Game Design Concepts: Evaluating the Design

Published by: Amelia Rengo
Game Design Concepts: Evaluating the Design

We're continuing our series on game design with insights from Jeff Tidball, a veteran game designer and producer, as well as Atlas Games' COO. Have a question for Jeff? Give us a mention on Twitter @AtlasGames.


[What are] Best practices for testing and evaluating a game. — Richard (Facebook). How do you run play tests? What sorts of prompts net you the most productive feedback. —Aser (@aser_tolentino)

These two questions demonstrate the right thinking: That evaluating and improving a game design requires testing it, gathering feedback from the testers, and iterating the design to improve it.

Begin by considering two different scopes of testing, and two types of testers.

By “scope,” I mean, “How much of the game is being tested?”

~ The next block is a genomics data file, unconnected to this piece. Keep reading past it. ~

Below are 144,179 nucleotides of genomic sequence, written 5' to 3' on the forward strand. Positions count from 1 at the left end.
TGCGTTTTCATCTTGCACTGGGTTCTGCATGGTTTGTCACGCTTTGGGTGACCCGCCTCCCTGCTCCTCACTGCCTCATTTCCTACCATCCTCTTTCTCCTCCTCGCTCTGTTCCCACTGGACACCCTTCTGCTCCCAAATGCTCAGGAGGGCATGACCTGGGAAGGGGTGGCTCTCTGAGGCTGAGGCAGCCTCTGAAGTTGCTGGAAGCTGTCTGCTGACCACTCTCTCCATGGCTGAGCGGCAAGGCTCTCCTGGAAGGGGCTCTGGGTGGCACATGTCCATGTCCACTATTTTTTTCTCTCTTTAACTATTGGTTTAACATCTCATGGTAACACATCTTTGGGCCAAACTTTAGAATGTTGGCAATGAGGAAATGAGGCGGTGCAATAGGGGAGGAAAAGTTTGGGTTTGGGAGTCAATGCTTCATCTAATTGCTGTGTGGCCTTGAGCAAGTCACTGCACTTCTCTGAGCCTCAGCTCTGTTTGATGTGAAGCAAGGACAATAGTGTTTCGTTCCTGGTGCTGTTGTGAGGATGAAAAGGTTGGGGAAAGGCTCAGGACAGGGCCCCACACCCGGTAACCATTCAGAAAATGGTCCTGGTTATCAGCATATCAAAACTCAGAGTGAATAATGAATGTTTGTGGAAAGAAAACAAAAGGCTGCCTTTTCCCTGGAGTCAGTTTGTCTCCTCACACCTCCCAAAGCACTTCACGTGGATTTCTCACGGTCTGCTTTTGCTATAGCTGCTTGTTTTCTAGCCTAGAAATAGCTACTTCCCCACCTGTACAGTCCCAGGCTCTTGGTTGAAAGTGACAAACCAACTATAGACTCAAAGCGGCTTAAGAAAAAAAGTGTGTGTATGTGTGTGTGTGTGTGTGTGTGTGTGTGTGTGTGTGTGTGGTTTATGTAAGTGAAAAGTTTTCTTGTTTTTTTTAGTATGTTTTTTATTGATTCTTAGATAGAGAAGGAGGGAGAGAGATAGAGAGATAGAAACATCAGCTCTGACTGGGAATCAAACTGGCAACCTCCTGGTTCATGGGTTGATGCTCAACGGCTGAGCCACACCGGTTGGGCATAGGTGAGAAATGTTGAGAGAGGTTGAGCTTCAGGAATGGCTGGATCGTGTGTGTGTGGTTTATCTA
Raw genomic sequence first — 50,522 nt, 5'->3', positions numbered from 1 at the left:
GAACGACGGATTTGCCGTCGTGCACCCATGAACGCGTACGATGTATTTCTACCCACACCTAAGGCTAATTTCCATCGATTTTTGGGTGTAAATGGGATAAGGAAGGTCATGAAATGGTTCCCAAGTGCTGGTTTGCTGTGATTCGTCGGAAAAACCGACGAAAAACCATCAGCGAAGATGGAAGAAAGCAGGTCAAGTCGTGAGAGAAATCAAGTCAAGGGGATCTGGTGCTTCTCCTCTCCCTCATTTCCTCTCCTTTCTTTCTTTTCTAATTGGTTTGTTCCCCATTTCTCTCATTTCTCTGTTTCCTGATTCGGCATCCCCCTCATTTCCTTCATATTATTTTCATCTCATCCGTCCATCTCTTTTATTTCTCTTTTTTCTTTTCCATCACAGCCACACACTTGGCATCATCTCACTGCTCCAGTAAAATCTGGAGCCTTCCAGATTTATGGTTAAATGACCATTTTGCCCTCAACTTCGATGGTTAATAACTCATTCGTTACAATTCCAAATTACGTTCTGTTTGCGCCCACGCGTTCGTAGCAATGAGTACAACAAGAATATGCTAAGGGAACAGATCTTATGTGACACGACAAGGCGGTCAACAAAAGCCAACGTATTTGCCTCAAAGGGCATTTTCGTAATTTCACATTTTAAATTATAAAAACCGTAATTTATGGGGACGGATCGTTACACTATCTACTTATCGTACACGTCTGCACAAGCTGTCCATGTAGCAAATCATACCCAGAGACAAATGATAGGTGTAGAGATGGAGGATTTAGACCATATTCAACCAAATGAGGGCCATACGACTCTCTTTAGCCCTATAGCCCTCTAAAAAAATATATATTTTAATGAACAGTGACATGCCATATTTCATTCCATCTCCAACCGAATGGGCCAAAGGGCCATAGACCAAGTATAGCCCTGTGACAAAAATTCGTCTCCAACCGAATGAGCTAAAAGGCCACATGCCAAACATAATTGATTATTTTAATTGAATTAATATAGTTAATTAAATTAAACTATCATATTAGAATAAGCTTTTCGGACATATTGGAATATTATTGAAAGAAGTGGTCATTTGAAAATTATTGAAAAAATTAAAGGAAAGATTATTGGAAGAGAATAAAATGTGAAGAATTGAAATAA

The longer scope option is easier to define; the whole game is tested.

But some designers — especially those newer to the discipline — overlook that you can test smaller subdivision of a design. This idea becomes crucial when designing, say, an RPG, where it’s completely impractical to test character creation, combat (and its diverse sub-systems like initiative, magic, tactical maneuvering, healing, etc.), advancement, and more in a single play session.

Testing only parts of a design can also work for less ambitious board and card games, too. And frankly, it’s a good idea to focus on one thing at a time. Testing six endgame outcomes, for example, or running set up and unit placement ten times in a row, will give a designer a lot more insight into that area of their design than running three full games, when their attention is diffused across the entire experience.

By “types of testers,” I mean, “What’s the relationship of the people doing the testing to the designer?” There are essentially two options here, although you could argue that there are three.